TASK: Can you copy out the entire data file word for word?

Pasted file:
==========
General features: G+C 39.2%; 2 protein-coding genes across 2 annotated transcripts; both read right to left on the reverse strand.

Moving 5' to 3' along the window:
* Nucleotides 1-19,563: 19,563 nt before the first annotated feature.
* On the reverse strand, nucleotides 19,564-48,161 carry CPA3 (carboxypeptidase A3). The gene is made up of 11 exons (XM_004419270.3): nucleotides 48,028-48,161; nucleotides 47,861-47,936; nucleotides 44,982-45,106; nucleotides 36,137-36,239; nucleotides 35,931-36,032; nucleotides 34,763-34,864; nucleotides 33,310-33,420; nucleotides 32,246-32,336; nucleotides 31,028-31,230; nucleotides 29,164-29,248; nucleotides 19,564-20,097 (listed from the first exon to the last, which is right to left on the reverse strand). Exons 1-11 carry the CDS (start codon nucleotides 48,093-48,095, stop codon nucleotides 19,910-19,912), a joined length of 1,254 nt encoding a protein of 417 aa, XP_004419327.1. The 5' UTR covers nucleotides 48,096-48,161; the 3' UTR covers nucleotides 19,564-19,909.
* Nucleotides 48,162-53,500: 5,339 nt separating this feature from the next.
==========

General features: G+C 39.2%; 2 protein-coding genes across 2 annotated transcripts; both read right to left on the reverse strand.

Moving 5' to 3' along the window:
* Nucleotides 1-19,563: 19,563 nt before the first annotated feature.
* On the reverse strand, nucleotides 19,564-48,161 carry CPA3 (carboxypeptidase A3). The gene is made up of 11 exons (XM_004419270.3): nucleotides 48,028-48,161; nucleotides 47,861-47,936; nucleotides 44,982-45,106; nucleotides 36,137-36,239; nucleotides 35,931-36,032; nucleotides 34,763-34,864; nucleotides 33,310-33,420; nucleotides 32,246-32,336; nucleotides 31,028-31,230; nucleotides 29,164-29,248; nucleotides 19,564-20,097 (listed from the first exon to the last, which is right to left on the reverse strand). Exons 1-11 carry the CDS (start codon nucleotides 48,093-48,095, stop codon nucleotides 19,910-19,912), a joined length of 1,254 nt encoding a protein of 417 aa, XP_004419327.1. The 5' UTR covers nucleotides 48,096-48,161; the 3' UTR covers nucleotides 19,564-19,909.
* Nucleotides 48,162-53,500: 5,339 nt separating this feature from the next.